Plutarch | Critical Essay by W. M. S. Russell

This literature criticism consists of approximately 17 pages of analysis & critique of Plutarch.
This section contains 4,938 words
(approx. 17 pages at 300 words per page)
Buy the Critical Essay by W. M. S. Russell

Critical Essay by W. M. S. Russell

SOURCE: Russell, W. M. S. “Plutarch as a Folklorist.” In Folklore Studies in the Twentieth Century: Proceedings of the Centenary Conference of the Folklore Society, edited by Venetia J. Newall, pp. 371-78. Suffolk, Eng.: D. S. Brewer, 1980.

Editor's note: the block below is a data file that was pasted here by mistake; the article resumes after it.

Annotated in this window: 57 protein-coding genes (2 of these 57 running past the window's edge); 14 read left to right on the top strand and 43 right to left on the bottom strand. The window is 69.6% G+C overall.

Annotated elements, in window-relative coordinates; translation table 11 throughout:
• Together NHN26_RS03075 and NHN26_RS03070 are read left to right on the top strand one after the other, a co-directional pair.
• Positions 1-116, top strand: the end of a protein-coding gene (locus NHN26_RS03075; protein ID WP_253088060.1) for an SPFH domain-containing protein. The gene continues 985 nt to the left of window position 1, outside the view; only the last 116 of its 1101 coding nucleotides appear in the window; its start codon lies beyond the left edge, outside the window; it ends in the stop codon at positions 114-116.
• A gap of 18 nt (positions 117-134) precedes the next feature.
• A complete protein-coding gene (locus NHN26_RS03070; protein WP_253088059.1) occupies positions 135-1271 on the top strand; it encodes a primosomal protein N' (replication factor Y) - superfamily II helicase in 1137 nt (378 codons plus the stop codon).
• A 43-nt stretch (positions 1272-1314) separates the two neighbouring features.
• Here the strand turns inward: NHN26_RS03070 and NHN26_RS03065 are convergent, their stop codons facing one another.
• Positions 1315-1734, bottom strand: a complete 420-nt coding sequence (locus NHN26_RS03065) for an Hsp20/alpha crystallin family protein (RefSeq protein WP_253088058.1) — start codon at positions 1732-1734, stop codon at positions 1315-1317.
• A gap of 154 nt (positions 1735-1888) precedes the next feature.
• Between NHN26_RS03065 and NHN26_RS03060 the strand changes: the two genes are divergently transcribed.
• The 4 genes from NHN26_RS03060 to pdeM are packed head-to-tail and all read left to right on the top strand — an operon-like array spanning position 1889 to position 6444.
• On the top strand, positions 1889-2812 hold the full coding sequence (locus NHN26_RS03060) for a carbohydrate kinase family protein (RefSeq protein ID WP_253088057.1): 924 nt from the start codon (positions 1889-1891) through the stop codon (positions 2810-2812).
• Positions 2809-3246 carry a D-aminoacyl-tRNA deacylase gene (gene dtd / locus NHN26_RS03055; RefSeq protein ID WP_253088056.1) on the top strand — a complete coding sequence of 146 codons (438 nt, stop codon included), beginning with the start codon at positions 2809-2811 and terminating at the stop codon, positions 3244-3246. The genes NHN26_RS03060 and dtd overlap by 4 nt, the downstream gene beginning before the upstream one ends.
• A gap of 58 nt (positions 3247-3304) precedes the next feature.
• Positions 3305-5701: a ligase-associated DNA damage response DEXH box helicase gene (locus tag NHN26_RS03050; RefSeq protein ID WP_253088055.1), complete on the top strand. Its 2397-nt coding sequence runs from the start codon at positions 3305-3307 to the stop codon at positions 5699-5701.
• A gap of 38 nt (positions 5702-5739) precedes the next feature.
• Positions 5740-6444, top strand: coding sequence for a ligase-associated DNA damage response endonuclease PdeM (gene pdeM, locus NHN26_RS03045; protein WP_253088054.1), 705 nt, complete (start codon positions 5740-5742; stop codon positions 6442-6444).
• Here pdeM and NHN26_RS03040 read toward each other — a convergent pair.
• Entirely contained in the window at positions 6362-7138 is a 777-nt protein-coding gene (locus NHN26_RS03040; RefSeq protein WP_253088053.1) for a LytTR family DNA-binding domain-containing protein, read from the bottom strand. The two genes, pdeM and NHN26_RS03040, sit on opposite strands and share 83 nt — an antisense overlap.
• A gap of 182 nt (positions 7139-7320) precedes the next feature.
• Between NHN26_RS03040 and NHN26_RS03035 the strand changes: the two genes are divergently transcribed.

In the following essay, Russell investigates Plutarch's interest in and use of folklore in his writings.

The late Victorian scholar Frank Byron Jevons was a folklorist of some distinction; he was one of the eight experts chosen to review the second edition of The Golden Bough in Folklore in 1901.1 In 1892, Jevons published a new edition of Philemon Holland's seventeenth-century translation of Plutarch's Roman Questions. ‘On the whole,’ writes Jevons at the opening of his Introduction, ‘Plutarch's Romane Questions may fairly be said to be the earliest formal treatise written on the subject...

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This section contains 4,938 words
(approx. 17 pages at 300 words per page)
Buy the Critical Essay by W. M. S. Russell
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